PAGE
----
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Augmented browsing

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Augmented browsing

Augmented browsing describes the experience of using a system that can automatically augment or improve the information in web pages. For example, augmented browsing could be used to automatically add definitions for all scientific or technical keywords that occur in a document.[1][2] A popular example of an augmented browsing technology is the Firefox add-on Greasemonkey, which allows end-users to install scripts that make on-the-fly changes to HTML-based web pages.

Augmented browsing allows end-users to personalize how they view web documents, and is believed by some academics to be an important emerging technology.[3][4]

Usage of this term dates back to at least 1997,[5] and is likely to have been derived by analogy to the concept of augmented reality.

See also

References

  1. ^ RDFa Use Cases: Scenarios for Embedding RDF in HTML, W3C Working Draft 30 March 2007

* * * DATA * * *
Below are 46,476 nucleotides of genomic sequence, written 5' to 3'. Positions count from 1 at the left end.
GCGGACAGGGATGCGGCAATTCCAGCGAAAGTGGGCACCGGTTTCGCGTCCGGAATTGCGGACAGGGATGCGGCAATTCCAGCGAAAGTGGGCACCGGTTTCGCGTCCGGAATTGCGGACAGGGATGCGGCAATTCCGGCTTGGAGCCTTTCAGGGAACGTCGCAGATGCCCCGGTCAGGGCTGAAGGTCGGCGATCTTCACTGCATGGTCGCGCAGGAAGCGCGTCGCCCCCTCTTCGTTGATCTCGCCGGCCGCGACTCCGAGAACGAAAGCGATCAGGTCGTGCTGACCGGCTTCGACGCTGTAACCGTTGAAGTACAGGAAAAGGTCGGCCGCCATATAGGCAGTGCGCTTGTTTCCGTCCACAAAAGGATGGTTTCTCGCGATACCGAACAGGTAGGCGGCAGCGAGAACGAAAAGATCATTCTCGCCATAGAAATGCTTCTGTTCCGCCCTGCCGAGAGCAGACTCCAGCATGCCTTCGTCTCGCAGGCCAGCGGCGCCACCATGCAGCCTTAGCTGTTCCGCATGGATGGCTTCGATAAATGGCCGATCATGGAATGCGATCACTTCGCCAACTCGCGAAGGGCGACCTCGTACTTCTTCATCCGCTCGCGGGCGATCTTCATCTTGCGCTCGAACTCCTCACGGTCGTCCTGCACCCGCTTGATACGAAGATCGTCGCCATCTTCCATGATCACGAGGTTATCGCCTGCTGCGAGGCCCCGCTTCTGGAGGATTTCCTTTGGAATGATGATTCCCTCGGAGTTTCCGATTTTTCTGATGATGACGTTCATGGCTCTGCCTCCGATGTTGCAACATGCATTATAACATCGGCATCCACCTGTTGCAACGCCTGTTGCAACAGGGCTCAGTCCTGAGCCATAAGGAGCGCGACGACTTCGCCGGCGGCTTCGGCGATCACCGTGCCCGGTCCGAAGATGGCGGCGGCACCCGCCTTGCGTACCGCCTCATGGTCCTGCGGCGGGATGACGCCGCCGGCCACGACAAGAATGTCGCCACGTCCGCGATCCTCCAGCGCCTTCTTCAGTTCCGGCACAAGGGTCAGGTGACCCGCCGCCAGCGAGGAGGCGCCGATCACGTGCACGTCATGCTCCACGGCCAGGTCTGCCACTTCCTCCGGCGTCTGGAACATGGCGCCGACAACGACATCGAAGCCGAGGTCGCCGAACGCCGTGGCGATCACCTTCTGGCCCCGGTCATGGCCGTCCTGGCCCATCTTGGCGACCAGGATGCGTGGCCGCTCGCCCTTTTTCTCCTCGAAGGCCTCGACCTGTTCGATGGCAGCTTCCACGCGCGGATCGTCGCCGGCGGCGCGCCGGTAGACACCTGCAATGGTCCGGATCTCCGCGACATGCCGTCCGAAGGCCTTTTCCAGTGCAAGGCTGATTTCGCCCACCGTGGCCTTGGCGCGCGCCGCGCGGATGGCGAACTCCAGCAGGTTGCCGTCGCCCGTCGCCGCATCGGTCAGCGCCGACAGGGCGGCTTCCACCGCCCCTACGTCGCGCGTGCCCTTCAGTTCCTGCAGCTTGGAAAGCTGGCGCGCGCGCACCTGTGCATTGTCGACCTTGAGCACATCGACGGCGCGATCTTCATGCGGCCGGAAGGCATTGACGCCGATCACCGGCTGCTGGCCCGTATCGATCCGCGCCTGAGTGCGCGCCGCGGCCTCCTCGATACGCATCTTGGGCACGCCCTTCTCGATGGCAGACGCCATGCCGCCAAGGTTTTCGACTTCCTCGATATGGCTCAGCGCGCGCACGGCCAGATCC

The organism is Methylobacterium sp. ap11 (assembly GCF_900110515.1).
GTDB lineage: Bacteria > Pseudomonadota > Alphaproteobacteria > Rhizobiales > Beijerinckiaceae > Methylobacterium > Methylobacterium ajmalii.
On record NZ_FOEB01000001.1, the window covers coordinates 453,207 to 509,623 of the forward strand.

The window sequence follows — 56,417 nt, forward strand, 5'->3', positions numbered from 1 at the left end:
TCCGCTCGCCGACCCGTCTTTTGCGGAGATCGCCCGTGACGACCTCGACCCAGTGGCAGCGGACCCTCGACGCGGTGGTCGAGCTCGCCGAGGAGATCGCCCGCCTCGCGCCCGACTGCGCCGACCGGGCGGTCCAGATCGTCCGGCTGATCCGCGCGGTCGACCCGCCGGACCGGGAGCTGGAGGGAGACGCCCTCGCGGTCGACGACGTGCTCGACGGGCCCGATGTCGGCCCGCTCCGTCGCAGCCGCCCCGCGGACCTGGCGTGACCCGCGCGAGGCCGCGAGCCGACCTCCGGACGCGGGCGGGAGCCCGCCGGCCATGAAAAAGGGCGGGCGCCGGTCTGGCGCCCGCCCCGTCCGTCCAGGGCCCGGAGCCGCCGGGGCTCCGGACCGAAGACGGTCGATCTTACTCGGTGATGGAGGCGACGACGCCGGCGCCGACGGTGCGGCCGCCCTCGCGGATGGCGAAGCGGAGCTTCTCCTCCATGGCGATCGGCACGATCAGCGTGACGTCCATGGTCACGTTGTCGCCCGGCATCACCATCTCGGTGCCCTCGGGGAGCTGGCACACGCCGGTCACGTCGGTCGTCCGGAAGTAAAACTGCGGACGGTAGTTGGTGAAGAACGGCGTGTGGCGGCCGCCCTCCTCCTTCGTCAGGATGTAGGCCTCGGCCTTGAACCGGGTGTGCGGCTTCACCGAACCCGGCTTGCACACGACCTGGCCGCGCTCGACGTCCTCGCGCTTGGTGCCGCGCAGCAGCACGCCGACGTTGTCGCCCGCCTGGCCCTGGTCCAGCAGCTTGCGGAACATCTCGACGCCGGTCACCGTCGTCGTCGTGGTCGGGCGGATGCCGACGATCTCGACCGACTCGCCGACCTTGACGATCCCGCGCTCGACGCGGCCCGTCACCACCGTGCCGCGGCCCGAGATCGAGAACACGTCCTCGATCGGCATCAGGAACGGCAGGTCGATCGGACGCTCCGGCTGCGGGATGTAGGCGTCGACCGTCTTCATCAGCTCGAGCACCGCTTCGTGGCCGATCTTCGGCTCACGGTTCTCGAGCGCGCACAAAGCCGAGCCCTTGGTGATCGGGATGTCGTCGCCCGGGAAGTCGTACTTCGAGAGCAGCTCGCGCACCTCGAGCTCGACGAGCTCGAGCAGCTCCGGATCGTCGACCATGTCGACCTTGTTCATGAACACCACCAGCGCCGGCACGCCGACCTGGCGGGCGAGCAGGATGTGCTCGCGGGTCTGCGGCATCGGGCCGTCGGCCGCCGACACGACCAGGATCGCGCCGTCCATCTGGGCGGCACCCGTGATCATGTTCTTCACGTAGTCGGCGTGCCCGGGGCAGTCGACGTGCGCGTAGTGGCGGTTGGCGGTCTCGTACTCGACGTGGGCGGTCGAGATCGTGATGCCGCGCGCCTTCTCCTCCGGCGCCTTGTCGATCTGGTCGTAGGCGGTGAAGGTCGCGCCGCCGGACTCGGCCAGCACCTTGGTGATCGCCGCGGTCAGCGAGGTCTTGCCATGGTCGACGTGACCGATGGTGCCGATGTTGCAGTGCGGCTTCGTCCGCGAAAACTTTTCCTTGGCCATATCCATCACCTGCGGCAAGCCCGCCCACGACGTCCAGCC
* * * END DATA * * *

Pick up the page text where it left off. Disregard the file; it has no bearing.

2. ^ Pafilis et al. (2009) "Reflect: augmented browsing for the life scientist" Nature Biotechnology 27:508-510
  3. ^ Ankolekar & Vrandečić (2008) "Kalpana - enabling client-side web personalization" Proc. 19th ACM Conf. on Hypertext and Hypermedia, p21-26.
  4. ^ Bowen, J.P. and Filippini-Fantoni, S., Personalisation and the Web from a Museum Perspective. In David Bearman and Jennifer Trant (eds.), Museums and the Web 2004: Selected Papers from an International Conference, Arlington, Virginia, USA, 31 March – 3 April 2004. Archives & Museum Informatics, pages 63–78, 2004.
  5. ^ Cunliffe et al. (1997) "Query-based navigation in semantically indexed hypermedia" Proc. 8th ACM Conf. on Hypertext, p87-95.


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